The “skilled worker shortage
” has become popular fodder for educators and business leaders alike. The perceived shortage has pushed for more partnerships between businesses and local community colleges and even more effective vocational programs at the high school level. However, some economists and other experts argue that the labor shortage is a myth, construed by educators and others who are interested in promoting their own interests by expanding the base of mid-level skills in the country. So is the skilled worker shortage a hard fact or mere myth? The answer may be much more complex than one might think.
Jobs Sitting Empty
One compelling argument in favor of the skilled worker shortage is the fact that many jobs at this level are sitting vacant today. Bloomberg Business Week
reports that as many as 600,000 manufacturing jobs in the United States remain unfilled. Those numbers come from a recent report published by Manufacturing Institute.
According to the Business Review
, New York alone could see a worker shortage of 350,000 by 2018, as the need for skilled employees in the technology sector continues to rise. The Society for Human Resource Management
cites numbers from the McKinsey Global Institute that show the world could be short 40 million college-educated workers by 2020. Developed areas of North America and Europe alone could see a worker gap of up to 16-18 million workers by 2020.
While the numbers sound grand, individuals are urged to take a closer look at the data to determine precisely what these numbers represent. While there is no doubt industries may have more job openings than skilled applicants to fill them, investigation of the figures suggest more forces at play than a simple worker shortage.
What are Mid-Level Skills?
Before understanding the full scope of the skilled worker shortage, it is important to define precisely what a “skilled worker” is. Skilled workers are those who work in mid-level jobs, which are jobs that require education somewhere between a high school diploma and a two-year degree. Mid-level jobs are often not a good fit for students that have not performed well in high school, since they require skill levels beyond what the student might be able to handle in postsecondary studies.
The Business Record
reports that unfortunately, that message doesn’t always get to high school teachers and counselors trying to help students find their way after high school. Ron Pinegar, state training director for the Iowa Electrical Apprenticeship program told the Business Record he gets calls every year from high school teachers looking to place low-performing students in the electrical training program – even though the program includes high-level math courses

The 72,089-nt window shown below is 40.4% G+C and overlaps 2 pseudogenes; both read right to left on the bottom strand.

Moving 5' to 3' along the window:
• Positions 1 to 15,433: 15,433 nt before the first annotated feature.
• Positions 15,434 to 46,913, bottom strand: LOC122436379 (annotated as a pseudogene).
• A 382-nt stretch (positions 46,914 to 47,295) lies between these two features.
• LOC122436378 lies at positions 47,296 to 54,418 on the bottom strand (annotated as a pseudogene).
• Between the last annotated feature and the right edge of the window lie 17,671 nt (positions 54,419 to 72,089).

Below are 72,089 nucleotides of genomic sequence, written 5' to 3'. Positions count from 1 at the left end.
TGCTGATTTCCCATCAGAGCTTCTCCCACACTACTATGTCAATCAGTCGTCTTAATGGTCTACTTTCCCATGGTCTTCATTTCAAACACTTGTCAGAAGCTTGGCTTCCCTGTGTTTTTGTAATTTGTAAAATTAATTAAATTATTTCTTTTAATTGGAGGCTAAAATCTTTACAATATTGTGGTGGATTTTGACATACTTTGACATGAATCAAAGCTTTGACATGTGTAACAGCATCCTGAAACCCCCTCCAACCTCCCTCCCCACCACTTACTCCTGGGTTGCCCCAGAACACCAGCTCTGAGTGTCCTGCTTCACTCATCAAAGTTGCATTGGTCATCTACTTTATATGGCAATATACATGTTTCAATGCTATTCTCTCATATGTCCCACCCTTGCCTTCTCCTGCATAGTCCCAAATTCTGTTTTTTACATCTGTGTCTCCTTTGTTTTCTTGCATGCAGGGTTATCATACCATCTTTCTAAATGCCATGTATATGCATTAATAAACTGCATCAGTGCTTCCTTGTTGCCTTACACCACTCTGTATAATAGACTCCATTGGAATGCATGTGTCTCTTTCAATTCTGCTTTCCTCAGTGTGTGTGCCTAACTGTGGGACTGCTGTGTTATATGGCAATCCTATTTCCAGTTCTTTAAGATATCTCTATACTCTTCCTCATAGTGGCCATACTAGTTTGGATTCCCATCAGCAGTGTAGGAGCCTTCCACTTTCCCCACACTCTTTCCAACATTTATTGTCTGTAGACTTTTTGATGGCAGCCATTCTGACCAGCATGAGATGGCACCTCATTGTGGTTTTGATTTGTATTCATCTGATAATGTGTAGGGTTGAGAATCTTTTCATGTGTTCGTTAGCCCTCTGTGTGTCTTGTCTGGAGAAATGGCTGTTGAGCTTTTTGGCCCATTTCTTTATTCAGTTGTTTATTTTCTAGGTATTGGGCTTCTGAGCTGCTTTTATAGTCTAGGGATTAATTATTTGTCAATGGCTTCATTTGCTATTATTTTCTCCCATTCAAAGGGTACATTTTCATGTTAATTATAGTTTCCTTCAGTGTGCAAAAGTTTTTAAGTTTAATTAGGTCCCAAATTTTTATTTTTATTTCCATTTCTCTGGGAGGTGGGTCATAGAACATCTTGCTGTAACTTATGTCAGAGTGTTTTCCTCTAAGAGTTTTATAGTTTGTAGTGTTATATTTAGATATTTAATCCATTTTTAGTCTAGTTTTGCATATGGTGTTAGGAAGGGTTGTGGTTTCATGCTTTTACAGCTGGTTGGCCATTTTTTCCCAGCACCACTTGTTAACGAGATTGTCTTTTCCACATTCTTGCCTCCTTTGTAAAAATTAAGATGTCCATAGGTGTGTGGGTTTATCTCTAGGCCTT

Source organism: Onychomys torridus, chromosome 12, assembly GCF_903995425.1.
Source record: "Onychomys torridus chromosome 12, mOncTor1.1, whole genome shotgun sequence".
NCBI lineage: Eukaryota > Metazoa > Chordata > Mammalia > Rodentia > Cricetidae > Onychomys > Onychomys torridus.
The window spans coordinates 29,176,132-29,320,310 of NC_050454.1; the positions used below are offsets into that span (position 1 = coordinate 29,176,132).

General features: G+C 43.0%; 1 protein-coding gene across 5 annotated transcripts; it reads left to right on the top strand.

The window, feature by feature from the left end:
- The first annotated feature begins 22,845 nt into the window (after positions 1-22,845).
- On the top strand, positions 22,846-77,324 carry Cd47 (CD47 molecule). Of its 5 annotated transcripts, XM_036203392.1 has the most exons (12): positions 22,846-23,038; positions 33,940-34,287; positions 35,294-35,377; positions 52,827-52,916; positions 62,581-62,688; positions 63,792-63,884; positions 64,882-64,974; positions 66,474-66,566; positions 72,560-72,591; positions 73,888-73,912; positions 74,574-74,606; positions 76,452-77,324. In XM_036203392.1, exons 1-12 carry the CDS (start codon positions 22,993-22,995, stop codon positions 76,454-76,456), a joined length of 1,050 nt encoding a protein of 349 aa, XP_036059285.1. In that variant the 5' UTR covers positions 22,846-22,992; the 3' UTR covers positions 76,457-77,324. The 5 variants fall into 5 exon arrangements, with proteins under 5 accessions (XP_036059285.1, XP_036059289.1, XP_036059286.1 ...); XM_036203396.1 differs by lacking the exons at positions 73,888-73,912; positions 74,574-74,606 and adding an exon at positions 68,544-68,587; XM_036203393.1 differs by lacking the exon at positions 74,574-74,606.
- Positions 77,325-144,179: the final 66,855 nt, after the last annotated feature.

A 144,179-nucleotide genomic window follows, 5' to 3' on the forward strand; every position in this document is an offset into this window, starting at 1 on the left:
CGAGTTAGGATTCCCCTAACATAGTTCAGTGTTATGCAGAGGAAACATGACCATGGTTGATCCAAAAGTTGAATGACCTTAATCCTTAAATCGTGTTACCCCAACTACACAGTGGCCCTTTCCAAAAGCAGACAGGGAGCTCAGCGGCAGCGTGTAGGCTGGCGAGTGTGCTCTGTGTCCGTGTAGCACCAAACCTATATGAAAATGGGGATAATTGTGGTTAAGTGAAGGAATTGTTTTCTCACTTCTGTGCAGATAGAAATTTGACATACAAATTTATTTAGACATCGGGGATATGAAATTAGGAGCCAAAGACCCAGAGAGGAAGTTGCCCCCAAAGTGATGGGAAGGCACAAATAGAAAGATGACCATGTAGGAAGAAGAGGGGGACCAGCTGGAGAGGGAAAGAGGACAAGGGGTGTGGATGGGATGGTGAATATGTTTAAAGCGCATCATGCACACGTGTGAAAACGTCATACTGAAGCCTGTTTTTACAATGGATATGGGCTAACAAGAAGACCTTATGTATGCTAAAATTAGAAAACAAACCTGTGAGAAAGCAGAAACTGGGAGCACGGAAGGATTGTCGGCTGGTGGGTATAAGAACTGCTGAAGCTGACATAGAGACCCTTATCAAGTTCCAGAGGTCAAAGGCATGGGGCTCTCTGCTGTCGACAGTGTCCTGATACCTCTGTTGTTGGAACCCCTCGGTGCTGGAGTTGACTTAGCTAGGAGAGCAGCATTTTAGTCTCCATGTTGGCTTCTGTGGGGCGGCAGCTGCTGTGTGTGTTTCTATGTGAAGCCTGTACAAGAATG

. The misperception that trade occupations are limited to low-performing academic students could contribute to the smaller number of students heading to mid-level job training today.
The Demographics Problem
The concern over fewer young students entering training programs for mid-level jobs is compounded by the current demographics in these industries. The Business Record reports that more than half of the skilled workers in Iowa are over the age of 45, and more than 20 percent are over the age of 55. The national levels are slightly higher.
As many of these workers head to their retirement years, there is concern that there will not be new skilled applicants to take their places. During the recent Great Recession, when unemployment rates were high and companies were busy downsizing, those demographics did not present a major problem. However, as many of those industries are now ramping back up, the worker shortage is becoming a bigger issue once again.
Unchanging Wages, Unfilled Positions
A recent article at Forbes
points out that although there is supposed to be a shortage of qualified applicants, the wages for these jobs have not increased. By the basic laws of supply and demand, if these jobs were in higher demand, the price for workers should naturally rise. Since wages are remaining mostly stagnant, the demand must not be that high.
In addition, business experts are noting that many of the positions counted as open by some businesses and industries are actually not intended to be filled in the near future. Although the company may have lost a worker in a specific position, the slower economy has not created an urgent need for the company to find an immediate replacement. This trend might also explain the fact that wages have not increased, despite the growing number of job openings.
The New Global Market
However, proponents of the worker shortage are quick to point out that wages are tied to more than simple supply and demand. As the market has gone global, it has tied the hands of companies in terms of what they can charge for goods and services in order to remain competitive. If a company cannot charge more for a product, they will not have additional income to provide higher salaries to their employees, no matter how much they might need to fill positions.
Whether there is a true worker shortage or a perceived crisis in advanced industries, there is no doubt fields like advanced manufacturing
, construction and health care
will continue to need skilled workers to fill mid-level positions. Community colleges and technical schools are poised to answer that call, with targeted training for open industries in their communities. As these schools continue to partner with area businesses, perhaps the worker shortage, real or contrived, will no longer be a problem in this country.